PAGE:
Angela was superb! A short while later, she re appeared with directions and telephone numbers for a local farrier, Mick Cross. I had to reload Gracie, she wasn’t happy! Then drive towards Wooler, some 45 minutes away. On my arrival at the home of Mick Cross, I was greeted with a cup of coffee and a very hearty welcome. Two nails later, and at no real cost! I was back on the road to Cliftoncote. I hoped that this wasn’t a sign of things to come. But with the last words of Mick, ringing in my ears, ”That shoe wont come off!, it`ll get you through no bother!” I was feeling a lot better.
Linda and Shiela were due sometime later, and with there horses, Warrior and Leah. A late dinner was eaten a little after 7pm, where the three of us caught up on the last three days. I have to tell you that, after one of Angela`s dinners, you really don’t want to do much!
While resting and finalising the route for the next day, Shiela informed us that she would be unable to complete the Five Valleys challenge ride, as she felt that her horse wasn’t fit enough. It is a decision that takes guts to make, however much the rider would want to do a ride, the horse comes first. This decision although disappointing, wasn’t going to spoil our weekend.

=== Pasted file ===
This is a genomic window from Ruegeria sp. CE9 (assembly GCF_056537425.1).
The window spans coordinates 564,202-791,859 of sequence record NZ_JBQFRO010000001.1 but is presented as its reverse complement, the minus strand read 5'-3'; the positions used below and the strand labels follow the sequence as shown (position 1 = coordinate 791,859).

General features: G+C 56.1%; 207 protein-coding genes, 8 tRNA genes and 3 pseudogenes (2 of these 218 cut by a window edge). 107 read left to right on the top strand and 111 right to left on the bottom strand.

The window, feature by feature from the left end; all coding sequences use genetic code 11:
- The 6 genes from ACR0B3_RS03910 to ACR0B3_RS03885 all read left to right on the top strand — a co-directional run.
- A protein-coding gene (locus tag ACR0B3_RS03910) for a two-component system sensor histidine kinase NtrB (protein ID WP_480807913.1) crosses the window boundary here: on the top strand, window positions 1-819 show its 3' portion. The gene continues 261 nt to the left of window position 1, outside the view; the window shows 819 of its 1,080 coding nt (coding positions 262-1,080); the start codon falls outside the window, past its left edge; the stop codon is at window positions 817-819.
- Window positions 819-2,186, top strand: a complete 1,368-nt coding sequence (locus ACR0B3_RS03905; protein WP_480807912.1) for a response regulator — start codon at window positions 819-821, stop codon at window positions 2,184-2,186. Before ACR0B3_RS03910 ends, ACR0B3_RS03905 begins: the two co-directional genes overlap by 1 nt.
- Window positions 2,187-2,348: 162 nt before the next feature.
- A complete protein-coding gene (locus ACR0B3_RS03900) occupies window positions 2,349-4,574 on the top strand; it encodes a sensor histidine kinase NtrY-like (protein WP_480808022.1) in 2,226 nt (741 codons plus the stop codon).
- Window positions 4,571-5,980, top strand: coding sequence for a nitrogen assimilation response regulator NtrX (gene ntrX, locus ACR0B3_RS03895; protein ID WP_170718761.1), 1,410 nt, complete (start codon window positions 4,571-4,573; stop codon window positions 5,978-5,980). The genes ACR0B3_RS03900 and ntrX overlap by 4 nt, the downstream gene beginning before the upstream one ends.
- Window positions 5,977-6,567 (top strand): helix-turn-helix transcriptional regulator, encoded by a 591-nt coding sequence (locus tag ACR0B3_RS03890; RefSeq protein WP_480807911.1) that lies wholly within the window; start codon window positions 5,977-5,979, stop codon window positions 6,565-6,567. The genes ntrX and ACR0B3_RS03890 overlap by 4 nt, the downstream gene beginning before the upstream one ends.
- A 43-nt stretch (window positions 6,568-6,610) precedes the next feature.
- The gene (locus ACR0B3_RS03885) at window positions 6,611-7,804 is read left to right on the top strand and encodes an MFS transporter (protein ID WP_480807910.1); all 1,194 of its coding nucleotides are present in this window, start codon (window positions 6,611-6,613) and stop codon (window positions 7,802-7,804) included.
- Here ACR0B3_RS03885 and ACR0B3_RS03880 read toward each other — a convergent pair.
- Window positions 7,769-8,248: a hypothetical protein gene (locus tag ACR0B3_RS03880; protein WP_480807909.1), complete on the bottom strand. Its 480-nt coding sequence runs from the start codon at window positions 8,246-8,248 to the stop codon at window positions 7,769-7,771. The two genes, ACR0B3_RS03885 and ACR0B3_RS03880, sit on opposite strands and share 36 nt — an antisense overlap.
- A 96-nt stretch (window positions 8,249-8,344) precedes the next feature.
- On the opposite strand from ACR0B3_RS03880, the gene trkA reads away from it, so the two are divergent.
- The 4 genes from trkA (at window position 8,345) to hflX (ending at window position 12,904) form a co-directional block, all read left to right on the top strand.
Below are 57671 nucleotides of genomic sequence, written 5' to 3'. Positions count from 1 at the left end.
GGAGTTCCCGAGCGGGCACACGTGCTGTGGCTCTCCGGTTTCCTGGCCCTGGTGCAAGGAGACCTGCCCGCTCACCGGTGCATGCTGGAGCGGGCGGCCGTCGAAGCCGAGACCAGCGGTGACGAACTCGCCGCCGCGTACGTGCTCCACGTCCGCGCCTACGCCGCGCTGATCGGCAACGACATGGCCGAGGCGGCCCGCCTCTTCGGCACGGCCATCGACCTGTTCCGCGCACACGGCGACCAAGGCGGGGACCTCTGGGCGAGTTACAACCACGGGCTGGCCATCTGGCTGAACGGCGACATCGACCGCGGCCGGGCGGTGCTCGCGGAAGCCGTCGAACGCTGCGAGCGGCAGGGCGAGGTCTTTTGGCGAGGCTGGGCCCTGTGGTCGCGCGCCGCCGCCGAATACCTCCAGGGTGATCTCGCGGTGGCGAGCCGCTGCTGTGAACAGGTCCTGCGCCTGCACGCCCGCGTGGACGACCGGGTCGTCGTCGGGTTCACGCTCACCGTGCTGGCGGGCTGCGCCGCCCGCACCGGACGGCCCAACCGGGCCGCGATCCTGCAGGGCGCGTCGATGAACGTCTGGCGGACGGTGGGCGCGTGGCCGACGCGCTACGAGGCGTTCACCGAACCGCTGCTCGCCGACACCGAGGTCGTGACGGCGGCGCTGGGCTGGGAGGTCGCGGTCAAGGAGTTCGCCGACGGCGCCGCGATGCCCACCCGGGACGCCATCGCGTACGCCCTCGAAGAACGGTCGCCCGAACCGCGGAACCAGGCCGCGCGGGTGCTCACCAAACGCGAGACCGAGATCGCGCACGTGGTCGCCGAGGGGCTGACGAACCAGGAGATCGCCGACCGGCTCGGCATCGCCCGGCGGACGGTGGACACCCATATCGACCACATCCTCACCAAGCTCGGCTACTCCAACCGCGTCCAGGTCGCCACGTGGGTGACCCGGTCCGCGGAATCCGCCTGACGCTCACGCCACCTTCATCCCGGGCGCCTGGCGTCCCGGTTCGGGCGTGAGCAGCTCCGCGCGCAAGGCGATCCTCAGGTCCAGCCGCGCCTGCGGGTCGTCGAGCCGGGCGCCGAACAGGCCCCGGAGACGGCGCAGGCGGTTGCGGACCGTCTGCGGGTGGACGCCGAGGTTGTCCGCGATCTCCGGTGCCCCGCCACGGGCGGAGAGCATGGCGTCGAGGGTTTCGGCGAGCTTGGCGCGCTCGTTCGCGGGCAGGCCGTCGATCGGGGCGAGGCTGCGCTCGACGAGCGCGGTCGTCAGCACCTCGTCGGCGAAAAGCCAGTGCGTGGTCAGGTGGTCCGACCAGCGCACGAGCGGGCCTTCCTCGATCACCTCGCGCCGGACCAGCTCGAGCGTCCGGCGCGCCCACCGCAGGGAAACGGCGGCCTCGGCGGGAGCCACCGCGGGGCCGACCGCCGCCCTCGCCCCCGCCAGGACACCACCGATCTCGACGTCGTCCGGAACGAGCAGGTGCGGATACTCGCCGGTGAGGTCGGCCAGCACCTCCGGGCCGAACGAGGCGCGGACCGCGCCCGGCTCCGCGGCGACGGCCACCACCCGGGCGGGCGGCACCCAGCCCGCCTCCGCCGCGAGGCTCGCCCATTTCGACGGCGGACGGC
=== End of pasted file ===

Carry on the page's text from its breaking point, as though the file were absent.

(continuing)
Shiela then presented her options, and it was agreed that she would ride over the Border Ridge, via Clennell Street. This route is well marked and has good tracks. I was reluctant at first as I didn’t want to split the group up, however, after we agreed emergency plans, Linda and myself were happy.
An early night was called for, and after we said our goodnights, and having checked the horses, I finally flopped into a lovely comfy bed.
Friday 10th July 2009
Linda and I had arranged to begin our ride at 8am. With a hearty breakfast set for 7am, we were both up and had the horses sorted by 6.30am! Shiela wasn’t far behind.
There can be no feeling like the one that grips you, before setting out on a long ride. Having done this ride before, and knowing what was to come helps, but the look of excitement and trepidation on Linda`s face said it all. After careful checking and re checking of our equipment, our Goodbye`s said, and wishes of “Good Luck” from both Angela and Shiela, we were off.
Shiela was due to leave on her ride at 10 am.
The three mile ride down the single track road past Belford, Mowhaugh, and then Sourhope, passed by with ease. The sun had finally come out, and the breeze gently, wafted the manes of our horses, as they trotted along. Immediately, as you leave Sourhope, travelling East, the road ceases, and becomes a rutted track, that climbs upwards and meanders behind an “L” shaped wood, passing ancient settlements, and cultivation terraces, before meeting a stalkers track that runs North along the Western side of a hill known as The Schill. This track is fabulous, good going and with plenty of width, so that if you wanted to chat to your companion, there is room for two abreast.